Federal Reserve Bank of Dallas

Federal Reserve Bank of Dallas

Native Plant Roof Garden 


LocationDallas, Texas, United States
ClientFederal Reserve Bank
SizeTwo-acre roof gardens

This office building’s roof garden celebrates a potent image of the native Texas landscape: the level, grass-covered plains emerging from a wooded riparian area. A design vocabulary of native, drought-tolerant plant materials, especially selected to react to light and air movement, reinforces this design approach. The project serves as a two-acre rooftop garden for employees of this regional headquarters at the edge of Dallas’ downtown core. From the high-rise building, the garden enriches a foreground view against the dramatic Texas skies beyond. The design interprets the regional landscape in several ways. The curvilinear walk is a metaphor for the “stream,” bordered by a display garden of native annuals and perennials and backed by a thicket of native birch. This “woods,” underlain by Texas riparian groundcovers and perennials, is placed at the base of the building to separate the garden, provide privacy to the workers at this level and mitigate the scale of the building. The “plains” are a combination of native grasses organized in long wedges of perfectly horizontal green and abstractly eroded by a geometry of sloping pathways. The project uses native drought-tolerant plantings, such as Buffalo Grass, Red Yucca and perennials, wherever possible to educate and expose visitors and employees to the aesthetic strengths of regional materials, and to reduce long-term water needs and other horticultural costs.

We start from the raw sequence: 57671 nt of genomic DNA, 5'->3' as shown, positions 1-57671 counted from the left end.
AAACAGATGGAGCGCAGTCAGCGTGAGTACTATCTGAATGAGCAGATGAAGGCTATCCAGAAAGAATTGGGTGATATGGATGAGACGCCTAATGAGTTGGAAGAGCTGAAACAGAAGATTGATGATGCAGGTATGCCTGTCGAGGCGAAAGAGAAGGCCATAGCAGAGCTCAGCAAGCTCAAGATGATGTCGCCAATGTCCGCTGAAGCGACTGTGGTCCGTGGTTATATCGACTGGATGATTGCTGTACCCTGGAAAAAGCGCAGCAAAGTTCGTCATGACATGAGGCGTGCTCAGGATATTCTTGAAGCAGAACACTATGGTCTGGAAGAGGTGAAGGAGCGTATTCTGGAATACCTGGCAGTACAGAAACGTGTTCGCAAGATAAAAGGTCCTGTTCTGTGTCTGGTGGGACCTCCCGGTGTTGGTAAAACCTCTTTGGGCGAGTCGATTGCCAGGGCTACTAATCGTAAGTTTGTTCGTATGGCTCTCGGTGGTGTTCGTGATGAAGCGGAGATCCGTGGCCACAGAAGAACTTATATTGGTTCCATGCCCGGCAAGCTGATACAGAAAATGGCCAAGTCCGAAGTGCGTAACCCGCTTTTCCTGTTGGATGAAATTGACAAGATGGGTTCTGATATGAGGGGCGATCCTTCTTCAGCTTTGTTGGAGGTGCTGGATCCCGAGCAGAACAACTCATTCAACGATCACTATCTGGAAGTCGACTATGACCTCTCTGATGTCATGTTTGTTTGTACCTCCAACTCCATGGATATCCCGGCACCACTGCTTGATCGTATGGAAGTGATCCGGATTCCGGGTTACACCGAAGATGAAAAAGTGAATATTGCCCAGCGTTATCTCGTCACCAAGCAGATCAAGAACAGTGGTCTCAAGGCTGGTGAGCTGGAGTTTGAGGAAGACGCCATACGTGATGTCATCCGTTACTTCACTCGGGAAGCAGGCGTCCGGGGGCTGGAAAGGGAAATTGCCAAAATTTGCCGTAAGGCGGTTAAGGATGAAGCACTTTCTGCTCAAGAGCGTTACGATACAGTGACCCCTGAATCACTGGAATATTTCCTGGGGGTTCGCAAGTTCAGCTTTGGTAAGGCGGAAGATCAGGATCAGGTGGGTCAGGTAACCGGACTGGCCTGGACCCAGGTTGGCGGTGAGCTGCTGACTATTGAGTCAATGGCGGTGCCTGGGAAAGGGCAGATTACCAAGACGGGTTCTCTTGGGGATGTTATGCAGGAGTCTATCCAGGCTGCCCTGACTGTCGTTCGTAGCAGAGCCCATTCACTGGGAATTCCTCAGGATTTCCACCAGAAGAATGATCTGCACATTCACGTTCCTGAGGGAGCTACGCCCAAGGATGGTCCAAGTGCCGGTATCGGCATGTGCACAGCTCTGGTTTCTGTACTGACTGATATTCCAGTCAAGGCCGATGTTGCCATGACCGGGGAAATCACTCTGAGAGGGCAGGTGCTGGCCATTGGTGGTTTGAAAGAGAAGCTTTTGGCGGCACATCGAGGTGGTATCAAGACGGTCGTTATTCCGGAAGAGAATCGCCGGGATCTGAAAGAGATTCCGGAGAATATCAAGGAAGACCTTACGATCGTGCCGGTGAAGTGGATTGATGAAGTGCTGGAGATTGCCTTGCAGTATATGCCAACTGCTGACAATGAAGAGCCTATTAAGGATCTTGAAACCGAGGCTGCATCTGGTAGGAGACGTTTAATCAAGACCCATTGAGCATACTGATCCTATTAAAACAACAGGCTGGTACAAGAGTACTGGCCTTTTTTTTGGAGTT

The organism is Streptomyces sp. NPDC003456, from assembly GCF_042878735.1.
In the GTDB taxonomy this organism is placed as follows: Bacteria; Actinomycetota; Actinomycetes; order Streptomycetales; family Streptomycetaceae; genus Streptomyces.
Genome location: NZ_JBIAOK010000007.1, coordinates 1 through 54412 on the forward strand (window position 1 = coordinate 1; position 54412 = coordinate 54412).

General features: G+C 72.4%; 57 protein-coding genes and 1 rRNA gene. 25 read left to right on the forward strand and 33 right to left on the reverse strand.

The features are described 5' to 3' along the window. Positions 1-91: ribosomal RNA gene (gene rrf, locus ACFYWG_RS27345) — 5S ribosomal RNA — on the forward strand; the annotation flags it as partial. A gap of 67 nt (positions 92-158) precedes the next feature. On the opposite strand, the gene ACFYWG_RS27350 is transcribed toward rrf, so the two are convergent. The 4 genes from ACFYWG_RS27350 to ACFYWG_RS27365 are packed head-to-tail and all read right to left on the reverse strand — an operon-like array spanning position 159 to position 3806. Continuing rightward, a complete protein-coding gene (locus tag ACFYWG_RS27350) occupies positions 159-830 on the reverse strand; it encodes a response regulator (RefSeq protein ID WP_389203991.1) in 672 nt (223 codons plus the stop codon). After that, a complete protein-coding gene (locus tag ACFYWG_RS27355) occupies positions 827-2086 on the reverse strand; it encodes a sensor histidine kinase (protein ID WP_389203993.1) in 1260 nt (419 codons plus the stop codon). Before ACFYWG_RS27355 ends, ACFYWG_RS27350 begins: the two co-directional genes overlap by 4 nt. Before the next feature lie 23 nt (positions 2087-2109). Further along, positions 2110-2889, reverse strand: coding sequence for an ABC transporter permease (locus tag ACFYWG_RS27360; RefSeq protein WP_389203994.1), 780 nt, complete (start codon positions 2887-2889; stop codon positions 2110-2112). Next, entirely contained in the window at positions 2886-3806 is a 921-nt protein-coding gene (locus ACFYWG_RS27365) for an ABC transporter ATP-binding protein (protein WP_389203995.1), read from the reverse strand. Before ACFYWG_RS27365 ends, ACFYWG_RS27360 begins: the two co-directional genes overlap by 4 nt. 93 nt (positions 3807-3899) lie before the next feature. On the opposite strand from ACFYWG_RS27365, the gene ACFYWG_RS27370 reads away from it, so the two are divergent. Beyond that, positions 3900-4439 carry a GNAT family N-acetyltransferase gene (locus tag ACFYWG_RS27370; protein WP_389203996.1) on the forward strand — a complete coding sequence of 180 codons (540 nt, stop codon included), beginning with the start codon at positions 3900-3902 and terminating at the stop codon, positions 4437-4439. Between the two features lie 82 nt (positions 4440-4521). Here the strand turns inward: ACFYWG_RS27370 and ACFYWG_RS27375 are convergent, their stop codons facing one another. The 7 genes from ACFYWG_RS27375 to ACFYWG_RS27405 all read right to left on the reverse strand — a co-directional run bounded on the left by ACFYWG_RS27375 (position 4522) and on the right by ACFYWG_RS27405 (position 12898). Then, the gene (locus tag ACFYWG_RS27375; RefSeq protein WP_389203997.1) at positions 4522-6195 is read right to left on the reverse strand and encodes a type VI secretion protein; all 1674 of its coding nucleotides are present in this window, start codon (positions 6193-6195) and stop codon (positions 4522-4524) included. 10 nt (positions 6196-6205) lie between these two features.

All of the plant material is dynamic through the seasons: the birch has fall color and is leafless in the winter; the flowering natives bloom alternately year-round; and the buffalo grass changes its texture and shade of green during the year. Street level planting, including native Texas Red Yucca and Southern Red Oaks, marries the project to its urban surroundings. The project’s constraints of severe loading restrictions, waterproofing concerns and low budget led to a simple design that is a study in contrasting planes. The absolute prohibition on slab penetrations resulted in a structural slab that slopes away from the towers for the full width of the garden. On this sloping surface, the landscape architects gradually increased soil depths from 12 to 30 inches in order to maintain the level quality of the Texas plains. As a result, the gravel paths emerge as arroyos, seemingly eroded in these thin panels of native grasses.

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